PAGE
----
TEL AVIV — After 2,793 days, Israel's Prime Minister Benjamin Netanyahu now stands as the longest consecutively serving leader since the modern state's founding in 1948. Following his third victorious election, he is now due to remain in office until at least July, 19, 2019.
So what is his recipe for success? The question has become ever more relevant as seemingly everywhere — from the U.S., Britain and France, to Austria, Germany, Hungary and the Philippines — politicians are on the rise who, like Netanyahu, have mastered the fine art of populism.
Some of these people see a natural ally in Netanyahu and seek to get closer to the Jewish State to avoid the blemish of anti-Semitism. Meanwhile, all can learn from the Israeli leader's example that rhetoric alone is not enough to stay in power for such a long time. Because the master of populism is much more than just an accomplished orator.
His election victories are, as a matter of fact, an absolute mystery. Many of his closest Western political partners are hostile towards him, even more so than they were towards his predecessors. At home, he has been adept at swaying from one stance to another, making U-turns on virtually every matter of importance: from the military draft requirement for ultra-Orthodox Jews, West Bank settlements or any number of issues linked to national security and the economy.
Much of the economic, military and media elite of Israel despise him. They fear the anti-democratic tendencies of Netanyahu's supporters, who undermine the authority of the Supreme Court and seek to censor cultural freedoms. When he declared that Israel's Arab voters were going to come out in droves to dispose of him was not only thinly veiled racism but also simply wrong.
Still, he is neither a real racist nor a convinced ideologue, which helps explain his weak support on the right. After all, Netanyahu gave part of the holy city of Hebron to the Palestinians during his first term in office. He was also the only prime minister to halt construction on the West Bank for a full 10 month period, and is now still allowing fewer settlements than any of his predecessors. Netanyahu is the only chairman of the center-right Likud who officially accepted the two-state solution. Among hard-line defenders of the idea of a Greater Israel he is known as a spineless opportunist.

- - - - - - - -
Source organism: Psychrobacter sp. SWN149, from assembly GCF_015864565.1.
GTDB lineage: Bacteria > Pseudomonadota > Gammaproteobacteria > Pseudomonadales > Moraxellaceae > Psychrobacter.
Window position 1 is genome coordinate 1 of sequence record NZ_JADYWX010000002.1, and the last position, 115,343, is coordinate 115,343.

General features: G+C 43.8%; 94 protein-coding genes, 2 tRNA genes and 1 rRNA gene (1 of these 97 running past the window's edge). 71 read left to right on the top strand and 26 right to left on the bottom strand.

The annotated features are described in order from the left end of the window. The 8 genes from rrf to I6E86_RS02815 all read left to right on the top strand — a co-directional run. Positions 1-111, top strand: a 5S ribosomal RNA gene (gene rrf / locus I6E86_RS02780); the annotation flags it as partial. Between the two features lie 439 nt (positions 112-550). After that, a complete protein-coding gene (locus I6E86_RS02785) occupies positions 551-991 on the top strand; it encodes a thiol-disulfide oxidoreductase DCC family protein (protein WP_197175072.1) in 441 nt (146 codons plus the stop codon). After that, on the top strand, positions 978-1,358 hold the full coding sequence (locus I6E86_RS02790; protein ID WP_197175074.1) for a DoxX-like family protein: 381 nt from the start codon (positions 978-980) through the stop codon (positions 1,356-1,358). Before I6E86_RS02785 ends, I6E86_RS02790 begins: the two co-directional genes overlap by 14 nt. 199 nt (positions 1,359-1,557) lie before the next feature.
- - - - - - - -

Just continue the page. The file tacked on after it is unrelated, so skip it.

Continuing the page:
Indeed, he has never practiced unconditional loyalty, ready to drop political protégés as soon as they build up a power base of their own. His inner circle is constantly shocked to the core by the firing of close confidantes, who, later on become his most committed enemies, including several top Israeli generals.
Netanyahu lighting Hanuka candles with his family in 1996 — Photo: OHAYON AVI/Government Press Office
Still, Netanyahu wins election after election. And this goes beyond his vibrant baritone, or his telegenic and self-confidence and memorable sound bites. He also knows just the right way to stoke the emotions that have driven politics in Israel for years: jealously and anger. That is ultimately his greatest tool as a populist.
Against the elite
Israel has, since its inception, been divided into at least two factions. The leftist Ashkenazi, Jews who immigrated to Israel from all over Europe, where they formed the elite, and the conservative Mizrahi, Jews whose parents are from the Arabic states and who, ever since the 1970s, have been trying to catch up.
Netanyahu, who grew up abroad in a right-wing family, was always considered an outsider by the ruling elite. So even while he smokes expensive cigars and wears tailor-made suits, he is still perceived as the underdog, who "wants to show those on top." He portrays the amorphous "people" as the fountain of virtue in the face of an out-of-touch elected few. His "we" is exclusive, bypassing the elite and enemies of the state to speak straight to the masses.
And then there is his ability to exploit the fear factory, in a country whose very existence has been threatened since its very inception. Israel's longstanding problems have become global problems over the course of the last decade. Netanyahu plays the cosmopolitan elites, who profit from free trade, open borders and competition, against the general population, who feel shut out from the newfound global wealth. All of this in the face of the existential threat of Islamic terrorism, which the world has come to know as well.
Still, there are marked differences between Netanyahu and other right-wing populists. Israel has done well under Netanyahu. Over the past two years, Gaza has been calmer than it has been in two decades. The border to Lebanon is also quiet — another historic feat. When the rest of the world was plunged into financial crisis in 2008, Israel remained stable, and widespread unemployment was avoided. And the current government has actually taken more steps than its predecessors to integrate Arab Israelis economically as well as socially. The dream of advancement is a realistic one for everyone.
Netanyahu's rhetoric may be that of a populist, his world view may be Manichean and his strategies may be devoid of principles and initiative. But contrary to Donald Trump, he has experience in how to lead a state. Despite all the criticism, Israel has done very well in the last decade. Because, behind the mask of the populist, you will find Israel's most experienced diplomat and cunning politician, who keeps the country's pot boiling with his proven administrative skills and successful economic policies. So, when he does win an election, it is the electorate thanking him for his service.
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